10-1259 United States v. Jones (01/23/2012)
In a major step toward defending constitutional rights and due process in an age of high-tech surveillance, the U.S. Supreme Court unanimously found that police require a search warrant to place a tracking device on a suspect’s vehicle.
In doing so, the high court overturned the conviction of Washington, D.C nightclub owner Antoine Jones on charges of conspiracy to sell drugs. To convict Jones, prosecutors used as evidence information from a GPS tracker that had been attached to Jones’ SUV. Although the Washington, D.C. police had obtained a search warrant for the device, officers did not execute the warrant until the day after it had expired. They also placed the device on the vehicle when it was in Maryland, outside the D.C. jurisdiction of the warrant. Jones’ attorneys appealed his conviction to the D.C. Circuit Court of Appeals on Fourth Amendment grounds against illegal search and seizure. Prosecutors, supported by the Obama administration, argued that the search warrant, however improperly executed, was unnecessary to begin with because GPS tracking was not a search as defined by the Bill of Rights. The Appeals Court disagreed and the Supreme Court today upheld the ruling.
The decision will stand as a watershed moment in the application of Fourth Amendment guarantees in an era where police–from local precincts up to the FBI–have a bevy of intrusive electronic tools at their disposal. Although the decision pertained to electronic surveillance, the Opinion of the Court, written by Justice Antonin Scalia, notably rested on brick-and-mortar aspects, primarily that police trespassed on private property to execute the warrant.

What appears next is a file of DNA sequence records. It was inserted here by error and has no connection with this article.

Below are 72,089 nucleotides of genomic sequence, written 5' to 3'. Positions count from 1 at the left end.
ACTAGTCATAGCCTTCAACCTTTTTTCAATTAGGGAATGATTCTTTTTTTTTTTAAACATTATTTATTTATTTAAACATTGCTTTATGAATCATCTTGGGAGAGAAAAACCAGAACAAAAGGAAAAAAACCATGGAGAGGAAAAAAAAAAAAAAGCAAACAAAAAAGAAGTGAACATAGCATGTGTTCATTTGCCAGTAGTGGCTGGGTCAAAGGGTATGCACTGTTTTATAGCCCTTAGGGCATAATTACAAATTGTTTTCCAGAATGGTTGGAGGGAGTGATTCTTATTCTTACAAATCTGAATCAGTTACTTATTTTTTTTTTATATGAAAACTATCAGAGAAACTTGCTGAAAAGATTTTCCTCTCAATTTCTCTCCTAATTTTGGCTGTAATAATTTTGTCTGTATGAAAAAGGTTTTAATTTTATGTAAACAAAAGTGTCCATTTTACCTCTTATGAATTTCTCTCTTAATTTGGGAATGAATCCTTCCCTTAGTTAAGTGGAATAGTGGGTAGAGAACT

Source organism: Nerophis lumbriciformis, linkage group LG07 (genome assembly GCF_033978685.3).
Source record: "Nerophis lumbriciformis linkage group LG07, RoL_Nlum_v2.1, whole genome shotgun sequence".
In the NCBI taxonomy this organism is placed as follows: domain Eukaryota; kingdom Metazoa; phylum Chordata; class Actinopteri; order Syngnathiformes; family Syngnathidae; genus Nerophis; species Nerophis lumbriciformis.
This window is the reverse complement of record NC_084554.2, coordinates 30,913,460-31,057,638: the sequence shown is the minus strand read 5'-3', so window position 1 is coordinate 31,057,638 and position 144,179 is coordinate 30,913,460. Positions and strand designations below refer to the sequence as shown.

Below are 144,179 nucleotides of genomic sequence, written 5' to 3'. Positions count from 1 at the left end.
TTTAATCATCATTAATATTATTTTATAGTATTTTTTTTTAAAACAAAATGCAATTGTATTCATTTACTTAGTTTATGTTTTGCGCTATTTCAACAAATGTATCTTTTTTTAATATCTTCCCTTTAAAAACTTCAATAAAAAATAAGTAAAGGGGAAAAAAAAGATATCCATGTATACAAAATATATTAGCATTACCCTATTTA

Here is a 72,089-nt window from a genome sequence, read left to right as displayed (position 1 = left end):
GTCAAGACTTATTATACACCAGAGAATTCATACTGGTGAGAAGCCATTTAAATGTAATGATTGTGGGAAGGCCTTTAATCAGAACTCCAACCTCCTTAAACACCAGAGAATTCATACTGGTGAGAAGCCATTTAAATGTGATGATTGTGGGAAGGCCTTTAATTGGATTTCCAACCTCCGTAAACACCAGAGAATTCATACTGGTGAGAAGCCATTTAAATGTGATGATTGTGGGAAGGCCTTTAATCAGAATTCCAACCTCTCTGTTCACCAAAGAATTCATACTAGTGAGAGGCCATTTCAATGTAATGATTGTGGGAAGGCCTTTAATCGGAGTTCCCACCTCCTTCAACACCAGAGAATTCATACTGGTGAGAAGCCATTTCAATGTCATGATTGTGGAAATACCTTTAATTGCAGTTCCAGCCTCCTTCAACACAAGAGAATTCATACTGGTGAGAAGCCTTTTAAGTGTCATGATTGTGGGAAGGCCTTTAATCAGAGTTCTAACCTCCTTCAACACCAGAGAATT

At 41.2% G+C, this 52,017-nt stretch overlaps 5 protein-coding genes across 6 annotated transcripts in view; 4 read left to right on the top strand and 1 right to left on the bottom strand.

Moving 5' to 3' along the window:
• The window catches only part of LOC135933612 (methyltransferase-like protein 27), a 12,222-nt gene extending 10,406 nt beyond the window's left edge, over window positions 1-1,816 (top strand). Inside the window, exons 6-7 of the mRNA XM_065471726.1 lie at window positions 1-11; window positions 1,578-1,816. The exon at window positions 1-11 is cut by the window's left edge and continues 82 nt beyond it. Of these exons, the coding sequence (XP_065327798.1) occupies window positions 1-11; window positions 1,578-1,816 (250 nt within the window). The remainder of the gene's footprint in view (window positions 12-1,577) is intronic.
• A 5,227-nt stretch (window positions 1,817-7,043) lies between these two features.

Still, by the court’s own admission, the ruling doesn’t cover the use of technologies that do not require law enforcement to set foot or otherwise tamper with a suspect’s property. These can range from location tracking via automatic highway toll payment systems to the use of thermal and infrared cameras, which can “see” in the dark, and sophisticated radio imaging devices, which, although still in prototype, have the potential to see through walls.
However, the Supreme Court, as it often does, used this case as an opportunity to set up a framework for future cases that might tackle these greater issues. It chose to say that the “no reasonable expectation of privacy” test that has been used in other Fourth Amendment cases, including Katz v. United States, to allow the use information obtained from a suspect’s behavior in public–as well as the use of information if it has been transferred to a third party–did not apply in this case. Even so, the opinion seemed to go out of its way to note that “expectation of privacy” claim was intended to augment, not diminish or replace, citizens’ rights against search and seizure as laid down in the Fourth Amendment. It subtly reclaims “expectation of privacy” as touchstone for defendants and makes it less of an escape clause for government snooping.
This could have ramifications should a case involving a warrantless seizure of electronic data from cloud-based third-party storage services, such as Carbonite and Dropbox, come before the Supreme Court. Here again, then, the opinion chose to quote from Katz, reminding us that “the Fourth Amendment protects people, not places.”